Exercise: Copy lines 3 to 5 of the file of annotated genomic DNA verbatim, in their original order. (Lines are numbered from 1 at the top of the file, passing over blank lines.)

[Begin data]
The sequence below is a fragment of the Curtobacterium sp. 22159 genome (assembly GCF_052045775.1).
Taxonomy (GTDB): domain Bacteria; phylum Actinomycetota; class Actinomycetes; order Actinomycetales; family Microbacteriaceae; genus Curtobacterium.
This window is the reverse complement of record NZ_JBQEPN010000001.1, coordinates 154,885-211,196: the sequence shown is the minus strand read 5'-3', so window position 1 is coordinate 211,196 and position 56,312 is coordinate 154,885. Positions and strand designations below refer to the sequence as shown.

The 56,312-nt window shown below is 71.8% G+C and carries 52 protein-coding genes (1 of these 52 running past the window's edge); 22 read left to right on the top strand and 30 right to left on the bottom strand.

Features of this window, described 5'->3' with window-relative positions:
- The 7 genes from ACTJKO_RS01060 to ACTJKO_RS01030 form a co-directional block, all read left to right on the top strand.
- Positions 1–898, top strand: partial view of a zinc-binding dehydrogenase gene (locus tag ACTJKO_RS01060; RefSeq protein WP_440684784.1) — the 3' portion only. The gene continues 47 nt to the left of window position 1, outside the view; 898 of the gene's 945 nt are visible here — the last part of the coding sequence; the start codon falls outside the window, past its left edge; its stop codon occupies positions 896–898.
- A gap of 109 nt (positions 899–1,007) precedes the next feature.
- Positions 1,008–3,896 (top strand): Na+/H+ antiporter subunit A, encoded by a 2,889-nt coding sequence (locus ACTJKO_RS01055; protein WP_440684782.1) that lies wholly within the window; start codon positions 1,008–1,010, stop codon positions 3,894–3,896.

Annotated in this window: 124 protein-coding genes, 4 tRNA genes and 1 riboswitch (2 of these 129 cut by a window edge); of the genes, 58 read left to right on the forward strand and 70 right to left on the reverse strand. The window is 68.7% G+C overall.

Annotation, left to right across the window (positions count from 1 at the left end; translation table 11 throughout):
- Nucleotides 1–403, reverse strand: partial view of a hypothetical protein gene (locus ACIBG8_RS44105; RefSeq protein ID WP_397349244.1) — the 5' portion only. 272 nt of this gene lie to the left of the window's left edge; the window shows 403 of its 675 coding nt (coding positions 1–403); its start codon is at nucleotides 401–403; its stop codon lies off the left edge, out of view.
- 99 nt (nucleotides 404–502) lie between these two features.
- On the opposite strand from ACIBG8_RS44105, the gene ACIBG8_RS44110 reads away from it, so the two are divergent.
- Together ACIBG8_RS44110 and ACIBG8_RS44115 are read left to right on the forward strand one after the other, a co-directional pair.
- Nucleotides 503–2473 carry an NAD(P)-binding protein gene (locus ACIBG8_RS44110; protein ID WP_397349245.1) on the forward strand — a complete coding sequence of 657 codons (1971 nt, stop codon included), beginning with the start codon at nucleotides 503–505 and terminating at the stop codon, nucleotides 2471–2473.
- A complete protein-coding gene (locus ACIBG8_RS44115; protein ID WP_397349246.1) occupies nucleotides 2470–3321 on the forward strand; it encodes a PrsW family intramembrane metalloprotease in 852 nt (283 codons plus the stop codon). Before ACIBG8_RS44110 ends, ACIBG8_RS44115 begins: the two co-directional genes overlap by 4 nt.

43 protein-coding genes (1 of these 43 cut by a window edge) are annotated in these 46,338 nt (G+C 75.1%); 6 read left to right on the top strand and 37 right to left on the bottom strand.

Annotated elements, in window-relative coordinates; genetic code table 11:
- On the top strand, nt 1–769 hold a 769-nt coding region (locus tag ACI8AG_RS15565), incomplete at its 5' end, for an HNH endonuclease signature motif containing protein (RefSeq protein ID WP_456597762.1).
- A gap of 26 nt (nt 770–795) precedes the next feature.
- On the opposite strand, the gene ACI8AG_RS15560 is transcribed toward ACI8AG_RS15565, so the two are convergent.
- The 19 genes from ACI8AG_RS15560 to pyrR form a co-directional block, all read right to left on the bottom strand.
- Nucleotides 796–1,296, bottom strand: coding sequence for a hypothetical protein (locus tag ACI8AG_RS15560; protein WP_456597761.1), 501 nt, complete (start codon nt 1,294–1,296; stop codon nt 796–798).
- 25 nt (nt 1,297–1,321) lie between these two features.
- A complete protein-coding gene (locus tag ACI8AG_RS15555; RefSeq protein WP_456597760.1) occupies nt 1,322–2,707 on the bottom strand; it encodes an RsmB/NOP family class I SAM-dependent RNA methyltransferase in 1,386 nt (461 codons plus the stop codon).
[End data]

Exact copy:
This window is the reverse complement of record NZ_JBQEPN010000001.1, coordinates 154,885-211,196: the sequence shown is the minus strand read 5'-3', so window position 1 is coordinate 211,196 and position 56,312 is coordinate 154,885. Positions and strand designations below refer to the sequence as shown.

The 56,312-nt window shown below is 71.8% G+C and carries 52 protein-coding genes (1 of these 52 running past the window's edge); 22 read left to right on the top strand and 30 right to left on the bottom strand.

Features of this window, described 5'->3' with window-relative positions: